Many people believe that Welsh, a minority language spoken in just one small pocket of the world, is unimportant, unnecessary and that teaching it distracts children from learning other, more widely used languages, such as English.
Cymraeg has had a long and turbulent history in Wales and it remains a topic of much dispute today.
Back in the 1930s my tad-cu (granddad) was beaten if he spoke Cymraeg in school and so he and his friends would whisper it rebelliously in the playground.
Rich, anglicised landowners looked down upon the humble, Welsh-speaking, mining families, to which my tad-cu belonged and England was esteemed as the country of empire, of the Queen and of government. In contrast Cymraeg was considered backward and uncivilised.
Things have changed dramatically since then. The Welsh Assembly was voted into power in 1998 and has played a large part in rekindling Cymraeg and in nurturing it into a growing language.
In the last few decades Wales has reclaimed its native tongue. Welsh language primary schools have become popular once again, the Welsh assembly has invested £6m into teaching it in schools and children are now actively encouraged to speak Cymraeg in the playground.
Wales is a bilingual country and it is therefore useful for children to grow up learning its native language. Many jobs are only available to candidates who can speak Welsh as well as English. Even people who do not speak it at work will find that, whilst living in Wales, having a basic knowledge of Welsh is helpful. Road signs are often written in Welsh, train announcements are pronounced in Cymraeg first and it's easier to engage with people if you have a basic grasp of the country's language.
Yes, Welsh is not used globally, like Spanish or French, but it is more useful to know the language of the place that you live than of a country you will probably only ever visit on holiday.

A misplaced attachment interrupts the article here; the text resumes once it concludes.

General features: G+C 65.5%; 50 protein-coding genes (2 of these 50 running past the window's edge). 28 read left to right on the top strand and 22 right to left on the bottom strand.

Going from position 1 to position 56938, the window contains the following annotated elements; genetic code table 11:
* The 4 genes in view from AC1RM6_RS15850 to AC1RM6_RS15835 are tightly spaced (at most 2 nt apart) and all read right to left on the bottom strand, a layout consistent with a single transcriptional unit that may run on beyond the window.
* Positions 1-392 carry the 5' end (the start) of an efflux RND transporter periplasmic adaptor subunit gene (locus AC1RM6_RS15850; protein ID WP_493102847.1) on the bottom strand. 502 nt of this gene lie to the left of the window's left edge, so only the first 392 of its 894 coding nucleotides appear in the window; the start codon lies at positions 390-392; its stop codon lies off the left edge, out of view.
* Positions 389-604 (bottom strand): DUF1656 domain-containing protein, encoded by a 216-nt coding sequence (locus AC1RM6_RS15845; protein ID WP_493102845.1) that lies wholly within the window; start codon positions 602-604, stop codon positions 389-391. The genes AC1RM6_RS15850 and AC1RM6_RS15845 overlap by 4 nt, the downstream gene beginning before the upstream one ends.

Teaching Welsh as part of the national curriculum of Wales is important as it keeps the language alive and this is important for the nation's cultural identity. It is also both practical and useful for young people in Wales to have an understanding of the speech of their home country.
My tad-cu died when I was eight, before the Welsh language that he loved began to make its resurgence. He would have been offended at the implication that Cymraeg was not important and disappointed by Welsh men and women who believe it to be an unnecessary encumbrance to learning English.
There are many reasons why keeping Welsh on the school curriculum is important, but to me it is vital as it is part of our ancestry. Cultural imperialism and social snobbery forced our grandfathers to murmur Welsh in the playgrounds, but they did, and it is only because they did so that we can speak it out loud all over Wales today. Call me sentimental, but I think that that should count for something.
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